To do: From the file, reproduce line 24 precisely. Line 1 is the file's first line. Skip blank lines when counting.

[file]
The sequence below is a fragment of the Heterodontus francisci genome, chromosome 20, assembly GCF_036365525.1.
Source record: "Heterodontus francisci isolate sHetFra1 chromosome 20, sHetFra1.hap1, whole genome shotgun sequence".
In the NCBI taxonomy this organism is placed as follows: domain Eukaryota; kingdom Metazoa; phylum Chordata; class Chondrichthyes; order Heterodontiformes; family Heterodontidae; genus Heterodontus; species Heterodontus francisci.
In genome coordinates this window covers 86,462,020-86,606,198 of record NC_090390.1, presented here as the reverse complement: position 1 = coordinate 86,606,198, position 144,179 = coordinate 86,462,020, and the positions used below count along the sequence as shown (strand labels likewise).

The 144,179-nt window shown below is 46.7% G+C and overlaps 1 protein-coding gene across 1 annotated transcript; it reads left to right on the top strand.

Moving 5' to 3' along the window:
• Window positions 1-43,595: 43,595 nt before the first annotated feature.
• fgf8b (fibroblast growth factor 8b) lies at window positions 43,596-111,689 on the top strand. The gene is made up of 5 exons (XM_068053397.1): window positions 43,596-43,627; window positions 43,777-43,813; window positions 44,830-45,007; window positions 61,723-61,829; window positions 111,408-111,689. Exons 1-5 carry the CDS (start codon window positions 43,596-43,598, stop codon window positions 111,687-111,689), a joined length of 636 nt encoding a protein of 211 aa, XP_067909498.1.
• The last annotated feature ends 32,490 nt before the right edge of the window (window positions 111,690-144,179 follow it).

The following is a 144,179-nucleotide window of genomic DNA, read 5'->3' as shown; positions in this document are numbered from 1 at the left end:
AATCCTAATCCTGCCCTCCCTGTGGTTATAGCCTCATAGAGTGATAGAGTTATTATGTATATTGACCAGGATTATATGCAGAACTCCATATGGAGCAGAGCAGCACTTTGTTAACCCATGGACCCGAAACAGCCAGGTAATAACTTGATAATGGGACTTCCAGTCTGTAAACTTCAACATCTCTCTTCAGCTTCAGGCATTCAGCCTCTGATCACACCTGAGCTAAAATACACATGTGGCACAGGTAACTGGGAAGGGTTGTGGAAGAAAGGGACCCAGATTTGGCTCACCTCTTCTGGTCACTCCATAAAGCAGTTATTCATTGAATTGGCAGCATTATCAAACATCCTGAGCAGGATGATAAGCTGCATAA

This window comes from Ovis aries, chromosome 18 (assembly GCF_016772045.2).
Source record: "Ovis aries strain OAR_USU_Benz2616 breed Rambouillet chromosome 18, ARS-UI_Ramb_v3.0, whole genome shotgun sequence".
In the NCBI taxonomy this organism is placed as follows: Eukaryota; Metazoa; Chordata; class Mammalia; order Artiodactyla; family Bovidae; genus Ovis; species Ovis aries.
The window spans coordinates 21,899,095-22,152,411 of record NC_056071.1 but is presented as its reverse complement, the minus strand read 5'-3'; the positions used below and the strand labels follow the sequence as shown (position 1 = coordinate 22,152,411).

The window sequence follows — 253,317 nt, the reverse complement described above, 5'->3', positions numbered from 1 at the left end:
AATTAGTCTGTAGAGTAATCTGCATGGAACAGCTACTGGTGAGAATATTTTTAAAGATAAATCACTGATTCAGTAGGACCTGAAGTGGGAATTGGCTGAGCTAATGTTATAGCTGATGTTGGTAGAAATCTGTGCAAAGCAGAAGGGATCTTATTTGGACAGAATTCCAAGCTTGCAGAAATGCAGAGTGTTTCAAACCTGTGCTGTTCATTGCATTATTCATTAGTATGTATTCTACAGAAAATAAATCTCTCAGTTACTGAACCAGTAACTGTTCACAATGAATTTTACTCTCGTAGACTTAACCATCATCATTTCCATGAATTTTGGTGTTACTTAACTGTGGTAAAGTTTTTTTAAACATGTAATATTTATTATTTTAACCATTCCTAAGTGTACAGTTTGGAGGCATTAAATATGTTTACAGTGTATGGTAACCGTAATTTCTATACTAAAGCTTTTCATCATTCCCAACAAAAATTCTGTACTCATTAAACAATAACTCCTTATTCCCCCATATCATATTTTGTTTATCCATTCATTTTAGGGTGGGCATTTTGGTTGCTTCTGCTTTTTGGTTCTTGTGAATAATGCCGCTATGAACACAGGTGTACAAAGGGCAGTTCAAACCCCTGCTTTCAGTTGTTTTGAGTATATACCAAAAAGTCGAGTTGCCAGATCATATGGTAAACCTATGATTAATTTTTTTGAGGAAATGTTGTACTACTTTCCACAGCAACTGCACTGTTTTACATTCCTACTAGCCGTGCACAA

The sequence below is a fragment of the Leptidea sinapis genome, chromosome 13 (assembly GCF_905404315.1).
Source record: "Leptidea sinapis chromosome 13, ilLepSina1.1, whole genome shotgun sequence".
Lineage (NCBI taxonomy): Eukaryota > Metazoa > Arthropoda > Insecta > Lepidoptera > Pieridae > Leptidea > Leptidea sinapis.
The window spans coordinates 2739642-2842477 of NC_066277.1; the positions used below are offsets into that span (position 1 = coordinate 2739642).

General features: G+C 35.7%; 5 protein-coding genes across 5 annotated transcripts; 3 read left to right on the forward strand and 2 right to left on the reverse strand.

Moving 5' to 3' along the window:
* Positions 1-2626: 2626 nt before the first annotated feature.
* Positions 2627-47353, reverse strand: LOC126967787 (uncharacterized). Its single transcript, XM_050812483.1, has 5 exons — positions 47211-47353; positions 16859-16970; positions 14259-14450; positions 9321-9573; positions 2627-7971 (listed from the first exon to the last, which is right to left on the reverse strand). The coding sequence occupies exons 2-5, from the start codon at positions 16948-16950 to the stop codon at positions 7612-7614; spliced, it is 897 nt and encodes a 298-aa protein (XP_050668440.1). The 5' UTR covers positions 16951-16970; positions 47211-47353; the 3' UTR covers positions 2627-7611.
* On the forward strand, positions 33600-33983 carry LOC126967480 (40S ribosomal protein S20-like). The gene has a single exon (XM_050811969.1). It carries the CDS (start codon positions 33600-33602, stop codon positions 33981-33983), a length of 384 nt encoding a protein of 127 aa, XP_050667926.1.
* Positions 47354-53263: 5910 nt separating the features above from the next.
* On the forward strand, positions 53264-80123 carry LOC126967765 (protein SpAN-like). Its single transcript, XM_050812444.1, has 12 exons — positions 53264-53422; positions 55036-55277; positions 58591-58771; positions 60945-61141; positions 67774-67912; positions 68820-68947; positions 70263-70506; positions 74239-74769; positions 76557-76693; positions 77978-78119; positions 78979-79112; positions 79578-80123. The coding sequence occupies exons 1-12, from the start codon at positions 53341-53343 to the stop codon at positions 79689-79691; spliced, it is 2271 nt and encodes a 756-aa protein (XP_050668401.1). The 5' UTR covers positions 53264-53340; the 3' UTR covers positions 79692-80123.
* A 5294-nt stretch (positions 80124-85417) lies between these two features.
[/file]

* Positions 1-2626: 2626 nt before the first annotated feature.